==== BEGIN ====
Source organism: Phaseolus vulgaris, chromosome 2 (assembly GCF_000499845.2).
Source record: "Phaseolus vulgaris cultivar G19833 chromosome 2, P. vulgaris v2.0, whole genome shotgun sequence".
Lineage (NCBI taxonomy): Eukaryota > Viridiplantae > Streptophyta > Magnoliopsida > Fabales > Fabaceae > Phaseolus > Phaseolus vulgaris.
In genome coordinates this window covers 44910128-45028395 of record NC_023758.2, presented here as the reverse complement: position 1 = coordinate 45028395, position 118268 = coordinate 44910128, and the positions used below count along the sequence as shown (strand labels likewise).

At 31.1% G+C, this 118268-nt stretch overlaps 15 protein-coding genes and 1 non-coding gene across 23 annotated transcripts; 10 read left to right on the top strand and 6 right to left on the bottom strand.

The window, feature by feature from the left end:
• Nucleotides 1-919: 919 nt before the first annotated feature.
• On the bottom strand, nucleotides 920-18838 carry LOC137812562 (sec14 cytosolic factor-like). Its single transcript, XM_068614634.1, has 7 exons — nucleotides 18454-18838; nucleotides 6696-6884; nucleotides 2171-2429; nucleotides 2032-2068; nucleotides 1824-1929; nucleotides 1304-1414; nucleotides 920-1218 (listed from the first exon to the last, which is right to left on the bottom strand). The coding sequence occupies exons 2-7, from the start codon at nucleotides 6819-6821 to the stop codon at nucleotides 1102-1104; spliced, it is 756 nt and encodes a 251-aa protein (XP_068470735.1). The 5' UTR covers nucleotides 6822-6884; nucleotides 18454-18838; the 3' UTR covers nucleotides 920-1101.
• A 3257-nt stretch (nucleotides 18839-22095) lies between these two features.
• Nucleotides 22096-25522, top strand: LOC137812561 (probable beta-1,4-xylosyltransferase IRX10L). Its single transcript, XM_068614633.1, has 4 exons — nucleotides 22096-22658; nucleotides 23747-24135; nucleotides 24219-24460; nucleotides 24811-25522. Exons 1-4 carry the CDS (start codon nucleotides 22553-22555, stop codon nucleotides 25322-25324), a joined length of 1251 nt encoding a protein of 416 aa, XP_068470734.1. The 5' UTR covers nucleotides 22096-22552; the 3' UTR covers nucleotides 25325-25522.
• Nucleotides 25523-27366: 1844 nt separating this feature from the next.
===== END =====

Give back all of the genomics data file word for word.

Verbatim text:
Source organism: Phaseolus vulgaris, chromosome 2 (assembly GCF_000499845.2).
Source record: "Phaseolus vulgaris cultivar G19833 chromosome 2, P. vulgaris v2.0, whole genome shotgun sequence".
Lineage (NCBI taxonomy): Eukaryota > Viridiplantae > Streptophyta > Magnoliopsida > Fabales > Fabaceae > Phaseolus > Phaseolus vulgaris.
In genome coordinates this window covers 44910128-45028395 of record NC_023758.2, presented here as the reverse complement: position 1 = coordinate 45028395, position 118268 = coordinate 44910128, and the positions used below count along the sequence as shown (strand labels likewise).

At 31.1% G+C, this 118268-nt stretch overlaps 15 protein-coding genes and 1 non-coding gene across 23 annotated transcripts; 10 read left to right on the top strand and 6 right to left on the bottom strand.

The window, feature by feature from the left end:
• Nucleotides 1-919: 919 nt before the first annotated feature.
• On the bottom strand, nucleotides 920-18838 carry LOC137812562 (sec14 cytosolic factor-like). Its single transcript, XM_068614634.1, has 7 exons — nucleotides 18454-18838; nucleotides 6696-6884; nucleotides 2171-2429; nucleotides 2032-2068; nucleotides 1824-1929; nucleotides 1304-1414; nucleotides 920-1218 (listed from the first exon to the last, which is right to left on the bottom strand). The coding sequence occupies exons 2-7, from the start codon at nucleotides 6819-6821 to the stop codon at nucleotides 1102-1104; spliced, it is 756 nt and encodes a 251-aa protein (XP_068470735.1). The 5' UTR covers nucleotides 6822-6884; nucleotides 18454-18838; the 3' UTR covers nucleotides 920-1101.
• A 3257-nt stretch (nucleotides 18839-22095) lies between these two features.
• Nucleotides 22096-25522, top strand: LOC137812561 (probable beta-1,4-xylosyltransferase IRX10L). Its single transcript, XM_068614633.1, has 4 exons — nucleotides 22096-22658; nucleotides 23747-24135; nucleotides 24219-24460; nucleotides 24811-25522. Exons 1-4 carry the CDS (start codon nucleotides 22553-22555, stop codon nucleotides 25322-25324), a joined length of 1251 nt encoding a protein of 416 aa, XP_068470734.1. The 5' UTR covers nucleotides 22096-22552; the 3' UTR covers nucleotides 25325-25522.
• Nucleotides 25523-27366: 1844 nt separating this feature from the next.